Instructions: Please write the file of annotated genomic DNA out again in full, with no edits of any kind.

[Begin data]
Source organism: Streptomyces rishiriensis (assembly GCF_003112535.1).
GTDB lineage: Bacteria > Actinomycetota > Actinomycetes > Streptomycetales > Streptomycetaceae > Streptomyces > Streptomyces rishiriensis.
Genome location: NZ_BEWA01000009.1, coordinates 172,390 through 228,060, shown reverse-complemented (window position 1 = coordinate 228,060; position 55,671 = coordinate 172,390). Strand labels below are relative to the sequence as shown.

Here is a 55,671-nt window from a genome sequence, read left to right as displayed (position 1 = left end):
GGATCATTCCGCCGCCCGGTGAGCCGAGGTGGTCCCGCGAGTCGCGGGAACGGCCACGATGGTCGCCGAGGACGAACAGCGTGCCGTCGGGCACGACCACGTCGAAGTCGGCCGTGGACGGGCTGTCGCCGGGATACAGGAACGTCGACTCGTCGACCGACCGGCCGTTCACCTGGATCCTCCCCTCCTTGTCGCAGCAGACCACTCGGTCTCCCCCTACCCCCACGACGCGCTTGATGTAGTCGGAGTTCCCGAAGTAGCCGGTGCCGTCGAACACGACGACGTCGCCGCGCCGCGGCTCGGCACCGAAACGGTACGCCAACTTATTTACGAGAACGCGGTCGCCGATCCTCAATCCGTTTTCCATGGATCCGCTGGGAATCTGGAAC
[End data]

Source organism: Streptomyces rishiriensis (assembly GCF_003112535.1).
GTDB lineage: Bacteria > Actinomycetota > Actinomycetes > Streptomycetales > Streptomycetaceae > Streptomyces > Streptomyces rishiriensis.
Genome location: NZ_BEWA01000009.1, coordinates 172,390 through 228,060, shown reverse-complemented (window position 1 = coordinate 228,060; position 55,671 = coordinate 172,390). Strand labels below are relative to the sequence as shown.

Here is a 55,671-nt window from a genome sequence, read left to right as displayed (position 1 = left end):
GGATCATTCCGCCGCCCGGTGAGCCGAGGTGGTCCCGCGAGTCGCGGGAACGGCCACGATGGTCGCCGAGGACGAACAGCGTGCCGTCGGGCACGACCACGTCGAAGTCGGCCGTGGACGGGCTGTCGCCGGGATACAGGAACGTCGACTCGTCGACCGACCGGCCGTTCACCTGGATCCTCCCCTCCTTGTCGCAGCAGACCACTCGGTCTCCCCCTACCCCCACGACGCGCTTGATGTAGTCGGAGTTCCCGAAGTAGCCGGTGCCGTCGAACACGACGACGTCGCCGCGCCGCGGCTCGGCACCGAAACGGTACGCCAACTTATTTACGAGAACGCGGTCGCCGATCCTCAATCCGTTTTCCATGGATCCGCTGGGAATCTGGAAC